Humans store excess dietary fat in specialized called “adipocytes.” Adipocytes are found underneath the skin and deep within the core of our bodies, and this excess fat is a source of health problems. However when placed in artificial culture, adipocytes do something completely unexpected and remarkable.
Cultured human adipocytes dump their fat globules and begin to dedifferentiate. Such cells are called “dedifferentiated fat ” cells or DFAT cells for short. DFAT cells result from the subjection of mature adipocytes to a so-called “ceiling culture,” and these DFAT cells can revert to a more primitive phenotype and gain the ability to divide in culture and expand (see Matsumoto T, et al, J Cell Physiol. 2008;215(1):210-22). DFAT cells can be subjected to differentiation protocols and can produce skeletal muscle (Kazama T et al Biochem Biophys Res Commun. 2008;377(3):780-5), bone cells (Oki Y et al Cell Struct Funct. 2008;33(2):211-22), smooth muscle cells that can be used to repair a laboratory animal’s bladder (Sakuma T et al J Urol. 2009l;182(1):355-65), and beating heart muscle cells (Jumabay M et al Cardiovasc Res. 2010;85(1):17-2). Heart muscle cells made from DFAT cells can even treat the hearts of laboratory animals that have had a heart attack (Jumabay M, et al J Mol Cell Cardiol. 2009;47(5):565-75).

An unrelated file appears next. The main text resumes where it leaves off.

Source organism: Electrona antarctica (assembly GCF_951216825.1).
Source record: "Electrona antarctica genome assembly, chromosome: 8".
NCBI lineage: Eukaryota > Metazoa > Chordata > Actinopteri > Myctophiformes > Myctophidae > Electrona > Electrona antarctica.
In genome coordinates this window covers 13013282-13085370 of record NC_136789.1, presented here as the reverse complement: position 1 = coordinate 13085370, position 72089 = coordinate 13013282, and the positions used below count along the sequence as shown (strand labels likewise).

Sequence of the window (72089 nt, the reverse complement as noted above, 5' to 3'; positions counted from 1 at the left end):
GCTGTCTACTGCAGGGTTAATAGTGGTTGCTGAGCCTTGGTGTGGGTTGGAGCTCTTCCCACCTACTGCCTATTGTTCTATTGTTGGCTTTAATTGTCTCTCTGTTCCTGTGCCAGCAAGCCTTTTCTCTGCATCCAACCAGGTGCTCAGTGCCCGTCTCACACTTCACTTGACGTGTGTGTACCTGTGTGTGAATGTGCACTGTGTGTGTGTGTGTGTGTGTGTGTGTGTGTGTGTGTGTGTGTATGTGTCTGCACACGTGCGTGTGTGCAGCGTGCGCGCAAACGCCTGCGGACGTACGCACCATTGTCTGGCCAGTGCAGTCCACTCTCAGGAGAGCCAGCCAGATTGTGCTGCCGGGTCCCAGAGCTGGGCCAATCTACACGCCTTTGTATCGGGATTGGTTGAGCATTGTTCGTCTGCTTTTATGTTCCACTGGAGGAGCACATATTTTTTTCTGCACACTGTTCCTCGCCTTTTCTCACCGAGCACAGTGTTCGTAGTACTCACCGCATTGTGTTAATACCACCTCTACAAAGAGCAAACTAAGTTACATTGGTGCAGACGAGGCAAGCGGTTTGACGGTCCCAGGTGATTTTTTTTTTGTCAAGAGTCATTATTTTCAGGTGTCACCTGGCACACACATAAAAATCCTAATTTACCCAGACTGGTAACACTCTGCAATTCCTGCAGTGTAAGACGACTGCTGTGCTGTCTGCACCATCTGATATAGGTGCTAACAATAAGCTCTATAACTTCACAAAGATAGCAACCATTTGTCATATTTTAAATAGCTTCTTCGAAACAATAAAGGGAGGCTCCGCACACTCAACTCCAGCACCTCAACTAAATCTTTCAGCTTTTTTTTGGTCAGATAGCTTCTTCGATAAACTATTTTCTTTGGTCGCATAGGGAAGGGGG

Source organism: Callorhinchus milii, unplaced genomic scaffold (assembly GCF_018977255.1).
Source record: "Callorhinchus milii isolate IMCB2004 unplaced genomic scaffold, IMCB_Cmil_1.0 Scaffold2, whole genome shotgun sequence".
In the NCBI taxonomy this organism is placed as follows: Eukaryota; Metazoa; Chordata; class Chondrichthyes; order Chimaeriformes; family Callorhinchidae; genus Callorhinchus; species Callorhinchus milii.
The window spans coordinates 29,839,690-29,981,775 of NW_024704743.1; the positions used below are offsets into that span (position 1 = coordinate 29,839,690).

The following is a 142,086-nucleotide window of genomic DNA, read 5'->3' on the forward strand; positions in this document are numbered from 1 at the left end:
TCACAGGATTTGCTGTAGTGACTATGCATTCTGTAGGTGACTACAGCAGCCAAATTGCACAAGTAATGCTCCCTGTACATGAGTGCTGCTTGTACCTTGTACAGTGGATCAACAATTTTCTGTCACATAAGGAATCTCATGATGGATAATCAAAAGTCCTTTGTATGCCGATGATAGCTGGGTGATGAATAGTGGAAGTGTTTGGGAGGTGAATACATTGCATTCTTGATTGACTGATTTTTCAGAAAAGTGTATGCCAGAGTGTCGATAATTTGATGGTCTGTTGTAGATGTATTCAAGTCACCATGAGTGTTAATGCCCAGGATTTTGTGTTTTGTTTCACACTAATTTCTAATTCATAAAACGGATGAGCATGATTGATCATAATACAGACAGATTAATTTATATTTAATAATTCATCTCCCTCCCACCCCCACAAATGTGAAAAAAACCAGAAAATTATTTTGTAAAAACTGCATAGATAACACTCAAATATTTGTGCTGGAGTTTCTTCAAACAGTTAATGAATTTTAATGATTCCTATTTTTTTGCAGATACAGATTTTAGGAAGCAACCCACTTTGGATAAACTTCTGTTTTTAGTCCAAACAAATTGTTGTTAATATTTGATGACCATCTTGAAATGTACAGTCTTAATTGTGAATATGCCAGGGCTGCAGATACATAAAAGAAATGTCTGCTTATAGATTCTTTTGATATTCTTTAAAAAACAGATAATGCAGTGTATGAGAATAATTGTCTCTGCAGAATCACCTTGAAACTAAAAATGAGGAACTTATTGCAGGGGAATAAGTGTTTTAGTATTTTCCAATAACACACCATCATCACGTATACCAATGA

Gene expression studies of DFAT cells have shown that they no longer express the genes particular to adipocytes, and also express many new genes necessary for cell growth and division. Thus DFAT have truly undergone a significant change (Ono H et al Biochem Biophys Res Commun. 2011;407(3):562-7).
DFAT cells have yet to be used in a clinical trial, but several preclinical trials have been conducted with them, and phase I clinical trials are certainly not far away.